Future Tense

Jeff Bezos Says Space Travel is His Most Important Work

“The solar system can easily support a trillion humans. And if we had a trillion humans, we would have a thousand Einsteins and a thousand Mozarts," Bezos said.
“The solar system can easily support a trillion humans. And if we had a trillion humans, we would have a thousand Einsteins and a thousand Mozarts,” Bezos said.
Mark Wilson/Getty Images

Amazon founder Jeff Bezos gave an off-the-wall interview last month to Mathias Döpfner, the CEO of Business Insider’s parent company Axel Springer. During the interview, which was published over the weekend, Bezos elucidated his dramatic vision for space travel and asserted that his aerospace company Blue Origin is “the most important work that I’m doing.”

Even though Bezos helms the world’s largest online retailer and owns the Washington Post, one of the most respected newspapers in the country, he told Döpfner that his long-lens perspective on humanity leads him to believe that investing to expand civilization beyond the bounds of this planet is his most worthwhile pursuit. He also stressed that Earth will not have enough energy to support human life in a few hundred years.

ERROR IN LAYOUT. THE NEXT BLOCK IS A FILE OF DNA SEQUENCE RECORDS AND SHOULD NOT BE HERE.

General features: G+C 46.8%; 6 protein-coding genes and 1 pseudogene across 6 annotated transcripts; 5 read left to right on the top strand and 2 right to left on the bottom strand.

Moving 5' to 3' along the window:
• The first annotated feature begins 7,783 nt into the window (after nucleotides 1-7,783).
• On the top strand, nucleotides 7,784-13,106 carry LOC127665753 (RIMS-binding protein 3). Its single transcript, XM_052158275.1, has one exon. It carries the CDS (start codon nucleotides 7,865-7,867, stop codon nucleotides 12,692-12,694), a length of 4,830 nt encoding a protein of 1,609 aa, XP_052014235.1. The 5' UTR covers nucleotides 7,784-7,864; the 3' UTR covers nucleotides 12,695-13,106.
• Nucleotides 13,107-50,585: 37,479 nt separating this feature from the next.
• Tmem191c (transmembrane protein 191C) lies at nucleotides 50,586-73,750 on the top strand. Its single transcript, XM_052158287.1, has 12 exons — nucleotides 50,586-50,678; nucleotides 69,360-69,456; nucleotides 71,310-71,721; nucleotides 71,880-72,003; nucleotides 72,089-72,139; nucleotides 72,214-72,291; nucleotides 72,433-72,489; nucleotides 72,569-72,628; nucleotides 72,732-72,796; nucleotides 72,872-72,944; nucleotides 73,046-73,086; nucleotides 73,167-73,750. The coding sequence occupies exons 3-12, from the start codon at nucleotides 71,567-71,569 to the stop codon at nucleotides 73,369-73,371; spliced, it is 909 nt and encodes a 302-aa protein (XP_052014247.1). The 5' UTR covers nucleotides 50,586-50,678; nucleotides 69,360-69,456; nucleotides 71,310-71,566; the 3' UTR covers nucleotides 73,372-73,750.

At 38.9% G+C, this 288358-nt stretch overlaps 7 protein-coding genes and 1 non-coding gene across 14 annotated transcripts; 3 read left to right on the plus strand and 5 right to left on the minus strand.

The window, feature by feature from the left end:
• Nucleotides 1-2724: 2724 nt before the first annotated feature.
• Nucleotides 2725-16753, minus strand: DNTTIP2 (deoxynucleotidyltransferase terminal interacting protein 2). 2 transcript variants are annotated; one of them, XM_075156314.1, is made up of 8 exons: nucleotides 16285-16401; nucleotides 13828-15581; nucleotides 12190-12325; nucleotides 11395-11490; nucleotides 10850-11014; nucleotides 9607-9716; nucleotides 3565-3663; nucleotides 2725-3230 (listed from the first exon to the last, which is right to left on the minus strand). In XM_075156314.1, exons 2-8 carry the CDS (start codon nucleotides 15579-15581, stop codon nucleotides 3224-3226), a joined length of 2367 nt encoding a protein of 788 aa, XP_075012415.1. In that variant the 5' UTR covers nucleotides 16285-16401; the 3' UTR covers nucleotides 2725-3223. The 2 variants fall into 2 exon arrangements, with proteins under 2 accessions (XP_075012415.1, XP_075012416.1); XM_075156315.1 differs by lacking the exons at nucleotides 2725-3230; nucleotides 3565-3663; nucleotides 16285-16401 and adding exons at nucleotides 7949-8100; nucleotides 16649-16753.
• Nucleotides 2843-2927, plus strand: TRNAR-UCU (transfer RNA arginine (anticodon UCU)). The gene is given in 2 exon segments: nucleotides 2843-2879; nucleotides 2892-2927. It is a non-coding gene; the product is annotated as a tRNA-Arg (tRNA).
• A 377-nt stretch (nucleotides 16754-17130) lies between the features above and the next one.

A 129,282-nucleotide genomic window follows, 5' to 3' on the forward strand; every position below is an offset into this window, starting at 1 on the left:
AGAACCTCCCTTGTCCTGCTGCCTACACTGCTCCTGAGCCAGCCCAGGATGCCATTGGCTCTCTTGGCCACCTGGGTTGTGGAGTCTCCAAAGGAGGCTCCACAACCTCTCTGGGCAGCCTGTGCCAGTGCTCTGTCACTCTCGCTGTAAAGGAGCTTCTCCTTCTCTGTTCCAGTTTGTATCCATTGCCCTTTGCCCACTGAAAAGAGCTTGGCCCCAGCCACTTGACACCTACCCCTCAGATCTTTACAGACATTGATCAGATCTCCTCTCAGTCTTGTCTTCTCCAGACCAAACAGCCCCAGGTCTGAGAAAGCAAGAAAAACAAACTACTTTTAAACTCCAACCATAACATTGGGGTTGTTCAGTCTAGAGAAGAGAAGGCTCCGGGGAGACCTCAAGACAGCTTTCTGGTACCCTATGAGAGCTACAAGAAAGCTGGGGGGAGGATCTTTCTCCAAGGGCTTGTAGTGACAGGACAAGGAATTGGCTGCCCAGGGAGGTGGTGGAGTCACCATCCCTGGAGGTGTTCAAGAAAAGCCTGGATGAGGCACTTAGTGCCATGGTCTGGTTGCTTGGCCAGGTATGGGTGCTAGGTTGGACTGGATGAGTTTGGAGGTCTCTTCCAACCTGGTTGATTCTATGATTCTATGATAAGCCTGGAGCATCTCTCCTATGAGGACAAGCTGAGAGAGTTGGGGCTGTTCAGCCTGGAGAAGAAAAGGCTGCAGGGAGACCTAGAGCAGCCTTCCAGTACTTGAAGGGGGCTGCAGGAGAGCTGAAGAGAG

“The solar system can easily support a trillion humans. And if we had a trillion humans, we would have a thousand Einsteins and a thousand Mozarts and unlimited, for all practical purposes, resources and solar power unlimited for all practical purposes,” he said. “I believe that in that timeframe we will move all heavy industry off of Earth, and Earth will be zoned residential and light industry.”

He also disclosed that he is spending a vast portion of his personal finances on this vision, noting, “The only way that I can see to deploy this much financial resource is by converting my Amazon winnings into space travel. … I am liquidating about $1 billion a year of Amazon stock to fund Blue Origin, and I plan to continue to do that for a long time.” Bezos is the richest man in the world, with an estimated net worth of $130.2 billion according to Forbes.

Blue Origin launched the eighth test flight of its New Shepard rocket on Sunday in Texas. The rocket carried sensors to collect pressure and noise data, demo technology that could eventually be used to provide WiFi to commercial space travelers, and a crash test dummy named Mannequin Skywalker.